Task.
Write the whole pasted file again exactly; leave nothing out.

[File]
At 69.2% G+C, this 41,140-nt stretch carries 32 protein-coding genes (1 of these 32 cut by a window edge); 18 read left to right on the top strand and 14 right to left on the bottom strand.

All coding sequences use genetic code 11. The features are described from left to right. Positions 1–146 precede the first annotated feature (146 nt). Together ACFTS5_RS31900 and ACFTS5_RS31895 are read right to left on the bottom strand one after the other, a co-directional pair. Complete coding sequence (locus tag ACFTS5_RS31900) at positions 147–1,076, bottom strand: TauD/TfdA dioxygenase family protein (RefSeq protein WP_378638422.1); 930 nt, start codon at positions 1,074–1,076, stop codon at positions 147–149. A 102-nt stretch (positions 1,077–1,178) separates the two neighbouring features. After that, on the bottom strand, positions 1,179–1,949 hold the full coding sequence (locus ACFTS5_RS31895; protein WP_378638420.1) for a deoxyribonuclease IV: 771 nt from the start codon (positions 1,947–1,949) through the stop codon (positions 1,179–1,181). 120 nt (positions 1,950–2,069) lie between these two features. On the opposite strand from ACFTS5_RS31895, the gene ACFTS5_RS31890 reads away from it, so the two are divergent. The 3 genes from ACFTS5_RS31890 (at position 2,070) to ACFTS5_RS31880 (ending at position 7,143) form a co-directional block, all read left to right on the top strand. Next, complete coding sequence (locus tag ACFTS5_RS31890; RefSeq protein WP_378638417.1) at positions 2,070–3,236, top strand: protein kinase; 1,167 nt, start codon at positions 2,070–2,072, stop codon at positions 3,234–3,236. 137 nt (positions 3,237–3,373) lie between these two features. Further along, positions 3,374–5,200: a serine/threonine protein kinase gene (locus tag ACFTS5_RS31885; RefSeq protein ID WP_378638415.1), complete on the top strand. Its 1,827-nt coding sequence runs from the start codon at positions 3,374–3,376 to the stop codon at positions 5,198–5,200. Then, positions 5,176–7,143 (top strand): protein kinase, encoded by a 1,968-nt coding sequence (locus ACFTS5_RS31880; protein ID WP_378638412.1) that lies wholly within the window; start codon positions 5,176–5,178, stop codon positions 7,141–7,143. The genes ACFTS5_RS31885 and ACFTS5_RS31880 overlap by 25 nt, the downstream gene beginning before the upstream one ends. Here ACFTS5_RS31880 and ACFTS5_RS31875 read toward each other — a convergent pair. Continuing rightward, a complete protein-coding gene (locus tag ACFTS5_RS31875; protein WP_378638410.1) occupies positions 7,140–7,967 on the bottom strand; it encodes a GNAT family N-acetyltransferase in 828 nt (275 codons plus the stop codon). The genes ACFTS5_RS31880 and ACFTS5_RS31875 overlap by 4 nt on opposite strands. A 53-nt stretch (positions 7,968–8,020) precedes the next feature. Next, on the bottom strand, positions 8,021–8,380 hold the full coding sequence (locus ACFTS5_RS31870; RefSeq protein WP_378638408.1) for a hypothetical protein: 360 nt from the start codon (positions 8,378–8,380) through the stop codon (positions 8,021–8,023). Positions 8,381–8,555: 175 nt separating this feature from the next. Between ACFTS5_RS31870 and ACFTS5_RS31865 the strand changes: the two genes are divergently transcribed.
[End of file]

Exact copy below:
At 69.2% G+C, this 41,140-nt stretch carries 32 protein-coding genes (1 of these 32 cut by a window edge); 18 read left to right on the top strand and 14 right to left on the bottom strand.

All coding sequences use genetic code 11. The features are described from left to right. Positions 1–146 precede the first annotated feature (146 nt). Together ACFTS5_RS31900 and ACFTS5_RS31895 are read right to left on the bottom strand one after the other, a co-directional pair. Complete coding sequence (locus tag ACFTS5_RS31900) at positions 147–1,076, bottom strand: TauD/TfdA dioxygenase family protein (RefSeq protein WP_378638422.1); 930 nt, start codon at positions 1,074–1,076, stop codon at positions 147–149. A 102-nt stretch (positions 1,077–1,178) separates the two neighbouring features. After that, on the bottom strand, positions 1,179–1,949 hold the full coding sequence (locus ACFTS5_RS31895; protein WP_378638420.1) for a deoxyribonuclease IV: 771 nt from the start codon (positions 1,947–1,949) through the stop codon (positions 1,179–1,181). 120 nt (positions 1,950–2,069) lie between these two features. On the opposite strand from ACFTS5_RS31895, the gene ACFTS5_RS31890 reads away from it, so the two are divergent. The 3 genes from ACFTS5_RS31890 (at position 2,070) to ACFTS5_RS31880 (ending at position 7,143) form a co-directional block, all read left to right on the top strand. Next, complete coding sequence (locus tag ACFTS5_RS31890; RefSeq protein WP_378638417.1) at positions 2,070–3,236, top strand: protein kinase; 1,167 nt, start codon at positions 2,070–2,072, stop codon at positions 3,234–3,236. 137 nt (positions 3,237–3,373) lie between these two features. Further along, positions 3,374–5,200: a serine/threonine protein kinase gene (locus tag ACFTS5_RS31885; RefSeq protein ID WP_378638415.1), complete on the top strand. Its 1,827-nt coding sequence runs from the start codon at positions 3,374–3,376 to the stop codon at positions 5,198–5,200. Then, positions 5,176–7,143 (top strand): protein kinase, encoded by a 1,968-nt coding sequence (locus ACFTS5_RS31880; protein ID WP_378638412.1) that lies wholly within the window; start codon positions 5,176–5,178, stop codon positions 7,141–7,143. The genes ACFTS5_RS31885 and ACFTS5_RS31880 overlap by 25 nt, the downstream gene beginning before the upstream one ends. Here ACFTS5_RS31880 and ACFTS5_RS31875 read toward each other — a convergent pair. Continuing rightward, a complete protein-coding gene (locus tag ACFTS5_RS31875; protein WP_378638410.1) occupies positions 7,140–7,967 on the bottom strand; it encodes a GNAT family N-acetyltransferase in 828 nt (275 codons plus the stop codon). The genes ACFTS5_RS31880 and ACFTS5_RS31875 overlap by 4 nt on opposite strands. A 53-nt stretch (positions 7,968–8,020) precedes the next feature. Next, on the bottom strand, positions 8,021–8,380 hold the full coding sequence (locus ACFTS5_RS31870; RefSeq protein WP_378638408.1) for a hypothetical protein: 360 nt from the start codon (positions 8,378–8,380) through the stop codon (positions 8,021–8,023). Positions 8,381–8,555: 175 nt separating this feature from the next. Between ACFTS5_RS31870 and ACFTS5_RS31865 the strand changes: the two genes are divergently transcribed.